The government has rejected a proposal to charge producers 1p per garment to fund better recycling of clothes. The proposal was one of 18 recommendations put forward by the Environmental Audit Committee (EAC) following its Fixing Fashion report that was published in February this year.

Other proposals included banning incinerating or landfilling old stock that can be reused or recycled; ensuring UK garment workers are paid the minimum wage in a safe workspace; full traceability in supply chains; a strengthening of the Modern Slavery Act; introducing a Extended Producer Responsibility scheme to reward companies that take positive action to reduce waste; and reducing VAT to those offering repair services.

In the government’s response to the recommendations, which it published on 17 June 2019, it said it supports the Sustainable Clothing Action Plan (SCAP), a voluntary agreement coordinated by the Waste & Resources Action Programme (Wrap), saying it “is encouraged by the collective efforts made by SCAP members to date”. It also said it would be better to find outlets for waste textiles rather than simply imposing a landfill ban.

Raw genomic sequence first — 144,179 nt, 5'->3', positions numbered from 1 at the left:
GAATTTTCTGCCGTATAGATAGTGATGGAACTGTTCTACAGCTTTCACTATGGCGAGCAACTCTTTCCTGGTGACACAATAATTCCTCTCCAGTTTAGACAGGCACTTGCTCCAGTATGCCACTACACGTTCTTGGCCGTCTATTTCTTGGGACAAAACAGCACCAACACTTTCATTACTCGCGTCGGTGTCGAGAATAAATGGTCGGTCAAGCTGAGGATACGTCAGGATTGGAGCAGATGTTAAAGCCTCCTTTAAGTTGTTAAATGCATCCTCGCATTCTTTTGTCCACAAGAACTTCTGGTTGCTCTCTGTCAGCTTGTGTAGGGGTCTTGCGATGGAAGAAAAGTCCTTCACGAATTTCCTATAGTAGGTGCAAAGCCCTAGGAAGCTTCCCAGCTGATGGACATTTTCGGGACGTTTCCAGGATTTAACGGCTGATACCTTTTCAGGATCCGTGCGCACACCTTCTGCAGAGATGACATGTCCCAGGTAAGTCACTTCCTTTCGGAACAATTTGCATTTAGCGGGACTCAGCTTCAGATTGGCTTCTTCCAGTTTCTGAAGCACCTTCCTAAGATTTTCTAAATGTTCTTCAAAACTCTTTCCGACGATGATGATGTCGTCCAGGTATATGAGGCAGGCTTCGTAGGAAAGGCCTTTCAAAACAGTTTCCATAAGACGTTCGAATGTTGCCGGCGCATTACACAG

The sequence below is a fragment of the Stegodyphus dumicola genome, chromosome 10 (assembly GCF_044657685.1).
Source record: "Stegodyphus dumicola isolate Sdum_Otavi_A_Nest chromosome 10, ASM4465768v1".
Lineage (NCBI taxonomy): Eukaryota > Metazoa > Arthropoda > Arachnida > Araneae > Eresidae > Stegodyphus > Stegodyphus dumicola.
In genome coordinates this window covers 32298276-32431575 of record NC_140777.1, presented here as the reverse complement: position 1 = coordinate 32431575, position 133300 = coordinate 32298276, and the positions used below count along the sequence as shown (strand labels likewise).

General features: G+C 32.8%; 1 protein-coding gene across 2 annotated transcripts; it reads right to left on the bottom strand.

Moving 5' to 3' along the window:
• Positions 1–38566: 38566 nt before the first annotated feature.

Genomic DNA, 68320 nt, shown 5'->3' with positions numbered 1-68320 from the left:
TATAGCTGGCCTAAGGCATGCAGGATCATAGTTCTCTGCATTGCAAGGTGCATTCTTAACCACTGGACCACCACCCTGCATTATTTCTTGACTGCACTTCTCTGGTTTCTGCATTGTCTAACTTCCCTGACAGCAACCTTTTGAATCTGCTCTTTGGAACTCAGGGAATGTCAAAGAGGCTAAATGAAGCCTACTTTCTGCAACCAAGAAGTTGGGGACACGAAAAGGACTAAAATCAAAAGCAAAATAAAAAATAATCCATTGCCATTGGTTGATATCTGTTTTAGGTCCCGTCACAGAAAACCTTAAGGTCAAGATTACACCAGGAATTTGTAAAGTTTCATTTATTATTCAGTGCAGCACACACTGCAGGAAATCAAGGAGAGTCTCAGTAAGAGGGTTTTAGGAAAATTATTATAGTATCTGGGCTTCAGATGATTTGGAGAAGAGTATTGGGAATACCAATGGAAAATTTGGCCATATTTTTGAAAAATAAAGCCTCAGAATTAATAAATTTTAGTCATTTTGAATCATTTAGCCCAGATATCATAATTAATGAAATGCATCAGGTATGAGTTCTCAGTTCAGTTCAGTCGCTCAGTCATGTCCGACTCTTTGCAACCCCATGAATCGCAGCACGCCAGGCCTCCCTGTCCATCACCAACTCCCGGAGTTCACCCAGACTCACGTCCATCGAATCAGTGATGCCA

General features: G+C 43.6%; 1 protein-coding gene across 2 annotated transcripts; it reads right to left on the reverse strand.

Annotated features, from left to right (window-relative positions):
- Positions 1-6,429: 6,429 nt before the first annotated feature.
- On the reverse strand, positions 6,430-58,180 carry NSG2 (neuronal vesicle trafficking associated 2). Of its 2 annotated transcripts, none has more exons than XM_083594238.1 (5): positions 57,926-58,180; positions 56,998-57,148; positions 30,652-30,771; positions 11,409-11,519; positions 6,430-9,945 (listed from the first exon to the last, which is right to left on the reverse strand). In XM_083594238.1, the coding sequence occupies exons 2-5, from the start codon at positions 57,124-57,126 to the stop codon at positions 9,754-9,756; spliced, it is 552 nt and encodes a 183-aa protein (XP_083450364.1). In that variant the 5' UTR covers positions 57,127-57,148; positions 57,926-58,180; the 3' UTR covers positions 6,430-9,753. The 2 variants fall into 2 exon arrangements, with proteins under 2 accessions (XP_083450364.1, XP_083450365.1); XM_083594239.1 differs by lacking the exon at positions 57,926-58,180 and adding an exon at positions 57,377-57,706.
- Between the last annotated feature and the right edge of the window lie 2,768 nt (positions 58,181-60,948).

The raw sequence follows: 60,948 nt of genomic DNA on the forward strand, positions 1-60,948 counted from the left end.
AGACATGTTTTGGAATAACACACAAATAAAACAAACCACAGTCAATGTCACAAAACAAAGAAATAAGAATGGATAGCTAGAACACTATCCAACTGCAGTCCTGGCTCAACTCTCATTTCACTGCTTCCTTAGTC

In response to the recommendations for minimum wage for UK textile workers, it noted that the government continues to “crack down on employees who ignore the law”. It added: “The Health and Safety Executive (HSE) supports the targeting of resources to tackle non-compliance in the garment business and the sharing of intelligence to tackle exploitation and maximise the impact made by the enforcement bodies. Furthermore, HSE supports the recommendation that textile retailers take action to raise standards within the industry, for example by signing up to Global Framework Agreements, and will continue to work with other regulators to share intelligence and support future initiatives as appropriate.”

Mary Creagh MP, chair of the EAC, said: “Ministers have failed to recognise that urgent action must be taken to change the fast fashion business model which produces cheap clothes that cost the earth.”

She continued: “The public has a right to know that the clothes they buy are not produced by forced labour, however the government hasn’t accepted our recommendations on the Modern Slavery Act.

“The Environmental Audit Committee will be closely monitoring steps that the government claims it is taking to address the problems exposed in our report.”

A survey of brands, retailers and suppliers published by Drapers on 7 June revealed that 85% of respondents said the government is not doing enough to help the fashion industry to become more sustainable.

The full response from the government can be read here: